Firefox uses @version.

Anyway... moving on...

>>  * HTML5 breaks backwards compatibility for several good reasons.
> It doesn't.

Do you see how it does using the definition of "backwards compatibility"
that I use above? I see how it doesn't based on the definition that you
are using, but that's not the definition with which I am concerned.

>>  * There is currently no way for an author to specify that they would
>>    like their documents to be processed as HTML5 instead of HTML6.
> That's true, but then HTML6 doesn't exist yet.  HTML6 _may_ be developed
> with the same goals as HTML5, and as such retain backwards compatibility
> such that processing an HTML5 document with an HTML6 user agent will
> yield exactly the same behaviour and output as doing so with an HTML5
> user agent.  In which case no version specifier is needed.
> Or HTML6 may make so many incompatible changes, along XHTML2 lines, that
> it fails to gain significant market share on the web or in mainstream
> browsers, in which case no version specifier is needed.

If you were intending to enumerate all the possibilities, you missed one:

Or HTML6 may want to make several backwards-incompatible spec changes
based on authoring use in the field such that default parsing behavior
matches real-world usage, in which case a version specifier is needed to
ensure that previously conforming documents continue to be conforming
after the change.

> But retaining backwards compatibility with the
> current web will require that documents without that attibute (or
> whatever) be processed according to HTML5 rules.  So it'll be as easy to
> add the attribute then as now, meaning doing it now has no advantage for
> HTML6.

No, it won't be easy to add the attribute then because the problem will
be non-deterministic at that point.

How will you know if somebody omits the @version tag on an HTML6
document if you should parse as HTML5 or parse as HTML6? If we create a
rule now that says anything that doesn't have a @version attribute will
be parsed using the latest rules known to the User Agent, we're covered.

However, if we add @version in HTML6, with no way to differentiate an
HTML5 document from an HTML6 document... you won't be able to make the
backwards-incompatible change in HTML7 either because you won't know if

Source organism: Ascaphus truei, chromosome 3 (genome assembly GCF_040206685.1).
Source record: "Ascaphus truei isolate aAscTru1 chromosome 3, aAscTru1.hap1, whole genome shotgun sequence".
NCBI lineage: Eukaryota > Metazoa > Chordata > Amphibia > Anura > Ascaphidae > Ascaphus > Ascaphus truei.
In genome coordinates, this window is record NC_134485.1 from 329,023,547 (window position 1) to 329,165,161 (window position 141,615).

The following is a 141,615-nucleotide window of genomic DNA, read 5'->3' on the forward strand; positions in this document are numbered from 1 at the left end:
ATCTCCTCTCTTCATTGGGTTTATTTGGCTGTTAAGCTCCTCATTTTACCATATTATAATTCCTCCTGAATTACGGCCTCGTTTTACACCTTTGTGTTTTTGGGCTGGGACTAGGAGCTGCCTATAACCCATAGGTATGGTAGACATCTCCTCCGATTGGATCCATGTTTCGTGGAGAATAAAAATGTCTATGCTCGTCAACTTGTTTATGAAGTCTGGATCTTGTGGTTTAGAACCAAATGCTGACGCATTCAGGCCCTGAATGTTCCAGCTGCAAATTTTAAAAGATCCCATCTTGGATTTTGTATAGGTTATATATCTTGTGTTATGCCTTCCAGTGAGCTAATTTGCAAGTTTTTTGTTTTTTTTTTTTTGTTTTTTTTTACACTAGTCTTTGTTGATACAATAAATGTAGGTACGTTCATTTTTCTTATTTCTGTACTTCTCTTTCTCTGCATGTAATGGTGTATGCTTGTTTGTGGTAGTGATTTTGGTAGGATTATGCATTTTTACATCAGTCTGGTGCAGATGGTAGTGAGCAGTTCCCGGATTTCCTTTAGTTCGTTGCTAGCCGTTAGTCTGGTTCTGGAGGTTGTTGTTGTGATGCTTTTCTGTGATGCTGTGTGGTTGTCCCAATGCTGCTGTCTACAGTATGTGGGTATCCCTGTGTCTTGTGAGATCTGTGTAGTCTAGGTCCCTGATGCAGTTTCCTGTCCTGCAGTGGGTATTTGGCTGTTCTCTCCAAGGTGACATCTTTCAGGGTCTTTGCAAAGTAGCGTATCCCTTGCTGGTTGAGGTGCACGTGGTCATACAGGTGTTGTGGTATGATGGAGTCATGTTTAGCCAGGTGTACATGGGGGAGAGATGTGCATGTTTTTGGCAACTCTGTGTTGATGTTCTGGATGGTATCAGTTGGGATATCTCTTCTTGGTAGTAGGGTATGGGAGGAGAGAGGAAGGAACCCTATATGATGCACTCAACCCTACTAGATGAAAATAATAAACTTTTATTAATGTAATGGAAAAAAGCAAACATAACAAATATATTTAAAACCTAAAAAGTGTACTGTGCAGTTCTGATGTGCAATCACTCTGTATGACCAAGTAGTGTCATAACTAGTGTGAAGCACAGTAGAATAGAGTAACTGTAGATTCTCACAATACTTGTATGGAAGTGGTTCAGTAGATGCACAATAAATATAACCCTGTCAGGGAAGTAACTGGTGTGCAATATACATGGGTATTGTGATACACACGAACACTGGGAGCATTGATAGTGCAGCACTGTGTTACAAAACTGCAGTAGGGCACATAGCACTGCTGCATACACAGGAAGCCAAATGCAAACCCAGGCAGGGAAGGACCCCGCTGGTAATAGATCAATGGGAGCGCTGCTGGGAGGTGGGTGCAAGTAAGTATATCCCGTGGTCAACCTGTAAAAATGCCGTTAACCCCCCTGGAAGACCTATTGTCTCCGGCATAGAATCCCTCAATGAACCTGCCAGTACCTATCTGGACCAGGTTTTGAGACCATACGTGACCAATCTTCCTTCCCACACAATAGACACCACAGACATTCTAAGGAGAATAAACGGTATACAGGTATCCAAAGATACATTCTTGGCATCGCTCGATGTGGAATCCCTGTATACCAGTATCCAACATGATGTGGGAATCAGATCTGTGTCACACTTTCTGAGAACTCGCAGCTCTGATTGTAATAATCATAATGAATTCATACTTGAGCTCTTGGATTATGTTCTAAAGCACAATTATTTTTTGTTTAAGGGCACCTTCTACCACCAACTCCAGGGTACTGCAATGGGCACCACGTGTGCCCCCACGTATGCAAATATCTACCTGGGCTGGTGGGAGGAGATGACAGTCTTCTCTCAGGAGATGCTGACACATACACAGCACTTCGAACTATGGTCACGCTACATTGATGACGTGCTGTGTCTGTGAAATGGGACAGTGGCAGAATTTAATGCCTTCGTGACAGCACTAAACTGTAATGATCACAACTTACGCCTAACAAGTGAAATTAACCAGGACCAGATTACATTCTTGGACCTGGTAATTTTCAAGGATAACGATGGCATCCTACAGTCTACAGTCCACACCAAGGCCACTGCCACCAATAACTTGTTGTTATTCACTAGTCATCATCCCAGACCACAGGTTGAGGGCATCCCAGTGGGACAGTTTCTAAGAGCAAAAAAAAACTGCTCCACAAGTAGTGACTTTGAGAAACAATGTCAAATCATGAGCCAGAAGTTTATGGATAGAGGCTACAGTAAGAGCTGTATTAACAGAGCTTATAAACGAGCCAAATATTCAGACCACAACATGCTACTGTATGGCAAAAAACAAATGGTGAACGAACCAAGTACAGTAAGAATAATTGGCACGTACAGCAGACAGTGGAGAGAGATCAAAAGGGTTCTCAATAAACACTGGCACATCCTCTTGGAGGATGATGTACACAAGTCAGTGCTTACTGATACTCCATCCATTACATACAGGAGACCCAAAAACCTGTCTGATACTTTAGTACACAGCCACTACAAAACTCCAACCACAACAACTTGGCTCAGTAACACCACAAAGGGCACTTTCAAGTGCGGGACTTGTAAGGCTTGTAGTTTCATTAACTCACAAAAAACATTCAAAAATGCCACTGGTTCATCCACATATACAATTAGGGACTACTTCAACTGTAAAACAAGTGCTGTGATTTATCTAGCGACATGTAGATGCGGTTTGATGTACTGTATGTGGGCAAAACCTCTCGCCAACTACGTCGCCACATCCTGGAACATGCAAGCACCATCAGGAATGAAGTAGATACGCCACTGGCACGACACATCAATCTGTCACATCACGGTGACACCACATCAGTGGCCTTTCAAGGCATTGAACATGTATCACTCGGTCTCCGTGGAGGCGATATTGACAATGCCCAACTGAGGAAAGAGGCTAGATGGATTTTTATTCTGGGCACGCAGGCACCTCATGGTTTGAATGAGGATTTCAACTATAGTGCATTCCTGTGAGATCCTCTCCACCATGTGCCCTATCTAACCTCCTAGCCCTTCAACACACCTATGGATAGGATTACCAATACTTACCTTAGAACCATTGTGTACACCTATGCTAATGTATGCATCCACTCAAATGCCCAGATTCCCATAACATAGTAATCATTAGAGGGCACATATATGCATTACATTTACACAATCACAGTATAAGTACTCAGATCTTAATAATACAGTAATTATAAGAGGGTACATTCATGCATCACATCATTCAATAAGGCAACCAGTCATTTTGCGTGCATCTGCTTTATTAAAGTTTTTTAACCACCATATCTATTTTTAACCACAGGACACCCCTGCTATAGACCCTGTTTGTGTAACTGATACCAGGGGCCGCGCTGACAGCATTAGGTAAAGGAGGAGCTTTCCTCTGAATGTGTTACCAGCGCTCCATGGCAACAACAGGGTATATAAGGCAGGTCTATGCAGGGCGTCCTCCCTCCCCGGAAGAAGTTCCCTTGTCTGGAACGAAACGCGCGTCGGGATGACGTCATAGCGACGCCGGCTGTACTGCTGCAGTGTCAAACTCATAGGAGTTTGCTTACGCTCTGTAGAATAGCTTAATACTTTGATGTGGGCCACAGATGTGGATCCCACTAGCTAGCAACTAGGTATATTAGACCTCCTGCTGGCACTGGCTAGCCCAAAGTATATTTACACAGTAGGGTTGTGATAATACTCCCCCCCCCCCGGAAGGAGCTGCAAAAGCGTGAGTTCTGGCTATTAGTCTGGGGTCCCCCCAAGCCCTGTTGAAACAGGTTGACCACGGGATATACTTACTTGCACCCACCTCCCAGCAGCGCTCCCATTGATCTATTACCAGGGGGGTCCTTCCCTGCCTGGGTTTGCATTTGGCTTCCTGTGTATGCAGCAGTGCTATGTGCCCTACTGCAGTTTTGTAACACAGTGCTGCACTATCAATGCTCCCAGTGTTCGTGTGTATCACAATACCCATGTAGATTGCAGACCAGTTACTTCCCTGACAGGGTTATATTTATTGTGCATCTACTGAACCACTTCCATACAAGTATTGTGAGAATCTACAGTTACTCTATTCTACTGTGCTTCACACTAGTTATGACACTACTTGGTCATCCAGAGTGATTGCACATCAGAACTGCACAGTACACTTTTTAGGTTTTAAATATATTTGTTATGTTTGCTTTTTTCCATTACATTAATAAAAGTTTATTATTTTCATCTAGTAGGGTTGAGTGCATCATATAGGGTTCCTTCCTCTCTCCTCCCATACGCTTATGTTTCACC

the author didn't place @version in their document because they were
using HTML5 in a conforming manner, or if they just wanted their
document to be parsed using the latest version of HTML - HTML7.

When you stop versioning something - you create a non-deterministic
problem that can only be solved by /requiring/ a version specifier at a
later date.

>>  * There is currently no way for an author to specify that their
>>    document should be processed via extended processing behavior
>>    using FeatureX version 1.0 instead of FeatureX version 2.0.
> True.  But possibly the FeatureX 2.0 spec could define that, rather than
> there needing to be a general HTML mechanism for it.  Given how
> undesirable backwards incompatibility is, HTML5 should not be
> encouraging it or making it easy.

That's certainly one way to look at it - another is that we don't want
to create a situation where we have no choice but to continue to live
with the mistakes we will inevitably make in authoring the HTML5

> Jonas Sicking wrote:
> But ultimately, if RDF and/or RDFa wants to change in a backwards
> incompatible ways that is of course up to the developers of those
> specifications.

I wish it were that simple.

We have already specified @version for XHTML+RDFa 1.0 and that's a REC.
The re-definition of @version was also in the HTML+RDFa 1.0 spec, but
was moved into the HTML5-EPB spec since it solved a more general problem.

We could move @version back into the HTML+RDFa spec... which the RDFa
Task Force would approve of because it would ensure that both XHTML and
HTML are processed in the same way and it also allows us to provide
backwards/forwards compatibility.

Then, I'm certain, some in the HTML WG would take issue with the fact
that HTML+RDFa makes @version conformant on HTML5 documents that contain

So, I'm curious - Smylers, Maciej, Jonas - assuming that the RDFa
Community wants to change the default behavior for XMLLiteral processing
to match authoring usage behavior... how should we make that change in
RDFa 1.1 that ensures that the RDFa 1.0 documents continue to be
processed as RDFa 1.0, but documents not marked with a version
automatically use the latest processing rules (RDFa 1.1)?

-- manu


Manu Sporny (skype: msporny, twitter: manusporny)
President/CEO - Digital Bazaar, Inc.
blog: The Pirate Bay and Building an Equitable Culture
Received on Monday, 12 October 2009 05:31:59 UTC